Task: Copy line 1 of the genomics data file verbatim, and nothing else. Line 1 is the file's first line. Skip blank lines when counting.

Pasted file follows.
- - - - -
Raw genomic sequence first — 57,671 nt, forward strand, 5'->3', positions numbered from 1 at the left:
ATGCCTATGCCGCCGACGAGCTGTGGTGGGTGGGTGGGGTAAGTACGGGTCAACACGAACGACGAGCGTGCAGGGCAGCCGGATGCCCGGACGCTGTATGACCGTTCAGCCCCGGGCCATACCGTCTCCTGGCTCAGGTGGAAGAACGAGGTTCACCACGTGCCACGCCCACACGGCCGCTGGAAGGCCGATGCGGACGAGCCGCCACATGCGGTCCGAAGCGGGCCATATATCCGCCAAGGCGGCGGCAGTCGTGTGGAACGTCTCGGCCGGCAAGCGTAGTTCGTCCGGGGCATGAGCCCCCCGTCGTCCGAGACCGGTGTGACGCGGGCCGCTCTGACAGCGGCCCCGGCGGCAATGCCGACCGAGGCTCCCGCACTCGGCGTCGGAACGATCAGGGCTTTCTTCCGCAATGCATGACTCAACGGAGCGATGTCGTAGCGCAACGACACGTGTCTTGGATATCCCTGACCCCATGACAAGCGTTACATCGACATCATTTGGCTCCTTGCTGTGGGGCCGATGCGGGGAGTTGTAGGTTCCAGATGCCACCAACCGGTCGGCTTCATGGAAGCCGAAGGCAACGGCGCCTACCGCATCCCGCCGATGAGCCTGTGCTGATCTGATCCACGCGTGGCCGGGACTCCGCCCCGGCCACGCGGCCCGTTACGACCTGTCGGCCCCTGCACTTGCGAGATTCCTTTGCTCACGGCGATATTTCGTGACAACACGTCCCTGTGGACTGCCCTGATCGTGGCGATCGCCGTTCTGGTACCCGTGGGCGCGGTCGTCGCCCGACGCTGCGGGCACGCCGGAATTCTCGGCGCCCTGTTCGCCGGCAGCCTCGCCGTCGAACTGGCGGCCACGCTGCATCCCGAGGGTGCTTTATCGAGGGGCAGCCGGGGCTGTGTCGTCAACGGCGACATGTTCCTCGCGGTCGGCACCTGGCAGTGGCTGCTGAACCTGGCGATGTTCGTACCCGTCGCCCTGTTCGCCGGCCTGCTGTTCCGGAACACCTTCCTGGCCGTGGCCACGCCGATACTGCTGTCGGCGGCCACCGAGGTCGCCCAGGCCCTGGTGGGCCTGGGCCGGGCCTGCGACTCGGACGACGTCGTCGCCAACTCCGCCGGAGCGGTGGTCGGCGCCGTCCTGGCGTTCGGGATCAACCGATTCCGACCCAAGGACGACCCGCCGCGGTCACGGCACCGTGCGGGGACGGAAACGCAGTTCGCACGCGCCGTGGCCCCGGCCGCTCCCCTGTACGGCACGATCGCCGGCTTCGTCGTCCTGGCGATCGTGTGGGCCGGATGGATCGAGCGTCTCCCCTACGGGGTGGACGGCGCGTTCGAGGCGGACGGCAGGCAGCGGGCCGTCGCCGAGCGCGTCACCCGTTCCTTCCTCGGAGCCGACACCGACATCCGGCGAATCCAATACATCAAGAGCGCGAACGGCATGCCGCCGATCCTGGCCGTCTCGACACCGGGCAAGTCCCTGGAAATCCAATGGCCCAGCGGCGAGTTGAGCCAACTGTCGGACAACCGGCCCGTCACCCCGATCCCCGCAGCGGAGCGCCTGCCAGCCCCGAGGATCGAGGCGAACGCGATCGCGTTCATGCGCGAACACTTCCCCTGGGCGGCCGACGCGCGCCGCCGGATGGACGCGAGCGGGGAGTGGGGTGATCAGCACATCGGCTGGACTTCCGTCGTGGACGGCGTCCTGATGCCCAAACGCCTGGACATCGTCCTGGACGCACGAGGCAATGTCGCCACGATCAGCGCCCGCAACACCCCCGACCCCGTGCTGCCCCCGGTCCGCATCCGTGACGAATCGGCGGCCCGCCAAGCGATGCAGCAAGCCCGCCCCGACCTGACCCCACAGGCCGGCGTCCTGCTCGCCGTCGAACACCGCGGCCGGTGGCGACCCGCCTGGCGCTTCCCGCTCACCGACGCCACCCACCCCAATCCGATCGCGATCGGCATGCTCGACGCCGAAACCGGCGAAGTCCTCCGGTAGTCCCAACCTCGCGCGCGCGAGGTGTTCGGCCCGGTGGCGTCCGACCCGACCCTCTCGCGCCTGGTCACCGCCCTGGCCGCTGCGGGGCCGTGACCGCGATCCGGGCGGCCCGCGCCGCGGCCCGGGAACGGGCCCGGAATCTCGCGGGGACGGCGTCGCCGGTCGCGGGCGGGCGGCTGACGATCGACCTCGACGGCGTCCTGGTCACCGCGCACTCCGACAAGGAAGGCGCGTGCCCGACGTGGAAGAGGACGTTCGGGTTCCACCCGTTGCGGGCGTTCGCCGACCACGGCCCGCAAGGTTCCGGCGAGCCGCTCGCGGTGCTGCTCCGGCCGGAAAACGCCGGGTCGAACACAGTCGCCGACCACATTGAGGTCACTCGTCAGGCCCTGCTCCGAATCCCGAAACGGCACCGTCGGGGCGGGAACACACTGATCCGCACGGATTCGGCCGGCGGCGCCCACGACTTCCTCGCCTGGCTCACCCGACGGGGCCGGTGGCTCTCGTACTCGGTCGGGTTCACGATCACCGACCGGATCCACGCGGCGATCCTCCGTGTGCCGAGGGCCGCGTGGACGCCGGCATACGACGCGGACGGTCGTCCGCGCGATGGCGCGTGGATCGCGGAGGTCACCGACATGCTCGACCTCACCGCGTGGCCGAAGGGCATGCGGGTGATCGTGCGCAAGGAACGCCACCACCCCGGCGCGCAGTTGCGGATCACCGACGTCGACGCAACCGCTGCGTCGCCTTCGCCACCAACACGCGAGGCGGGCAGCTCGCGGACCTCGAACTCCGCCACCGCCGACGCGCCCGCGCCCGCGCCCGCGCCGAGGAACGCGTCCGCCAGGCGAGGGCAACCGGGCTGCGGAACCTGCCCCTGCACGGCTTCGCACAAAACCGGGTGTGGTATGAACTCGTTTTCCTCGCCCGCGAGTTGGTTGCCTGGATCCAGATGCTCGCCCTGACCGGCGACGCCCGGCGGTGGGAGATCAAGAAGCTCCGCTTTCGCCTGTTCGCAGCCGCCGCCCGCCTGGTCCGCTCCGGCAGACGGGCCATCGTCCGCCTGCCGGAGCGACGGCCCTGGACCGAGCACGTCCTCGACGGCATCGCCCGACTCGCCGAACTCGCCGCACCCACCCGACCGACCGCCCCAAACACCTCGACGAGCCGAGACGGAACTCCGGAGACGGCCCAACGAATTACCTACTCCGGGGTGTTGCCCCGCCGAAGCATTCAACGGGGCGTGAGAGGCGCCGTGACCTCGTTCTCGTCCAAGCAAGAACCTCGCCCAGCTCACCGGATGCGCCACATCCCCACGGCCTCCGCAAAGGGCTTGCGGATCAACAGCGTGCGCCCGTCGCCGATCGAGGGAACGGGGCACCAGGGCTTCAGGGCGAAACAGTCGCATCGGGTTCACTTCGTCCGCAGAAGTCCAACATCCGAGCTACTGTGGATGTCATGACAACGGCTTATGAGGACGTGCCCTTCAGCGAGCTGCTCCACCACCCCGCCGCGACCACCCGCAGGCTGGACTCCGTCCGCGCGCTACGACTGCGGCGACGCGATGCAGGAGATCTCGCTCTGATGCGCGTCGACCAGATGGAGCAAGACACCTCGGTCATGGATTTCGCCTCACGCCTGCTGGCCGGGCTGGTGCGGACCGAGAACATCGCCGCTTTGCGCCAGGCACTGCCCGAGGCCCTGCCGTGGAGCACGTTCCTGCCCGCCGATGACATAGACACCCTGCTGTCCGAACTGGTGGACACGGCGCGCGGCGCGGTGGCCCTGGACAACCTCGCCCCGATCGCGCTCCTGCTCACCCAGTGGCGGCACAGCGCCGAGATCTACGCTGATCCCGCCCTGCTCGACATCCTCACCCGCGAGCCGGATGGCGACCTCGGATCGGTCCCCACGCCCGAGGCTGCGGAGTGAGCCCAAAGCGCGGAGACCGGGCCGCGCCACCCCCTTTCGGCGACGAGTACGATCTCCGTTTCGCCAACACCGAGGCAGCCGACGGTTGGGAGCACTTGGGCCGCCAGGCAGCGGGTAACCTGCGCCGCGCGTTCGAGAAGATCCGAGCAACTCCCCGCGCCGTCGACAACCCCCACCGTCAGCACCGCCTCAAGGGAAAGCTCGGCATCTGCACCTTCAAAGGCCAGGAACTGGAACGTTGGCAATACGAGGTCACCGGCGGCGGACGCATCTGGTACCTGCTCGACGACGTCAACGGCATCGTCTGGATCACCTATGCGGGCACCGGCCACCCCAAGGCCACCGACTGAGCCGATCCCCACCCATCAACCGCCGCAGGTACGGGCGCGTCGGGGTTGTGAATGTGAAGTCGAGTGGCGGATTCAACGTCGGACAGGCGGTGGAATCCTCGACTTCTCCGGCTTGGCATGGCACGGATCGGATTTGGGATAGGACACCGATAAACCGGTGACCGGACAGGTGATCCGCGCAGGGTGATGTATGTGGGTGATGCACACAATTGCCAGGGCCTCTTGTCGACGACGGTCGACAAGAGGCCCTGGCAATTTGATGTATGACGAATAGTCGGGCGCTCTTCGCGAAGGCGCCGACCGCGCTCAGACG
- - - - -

Raw genomic sequence first — 57,671 nt, forward strand, 5'->3', positions numbered from 1 at the left: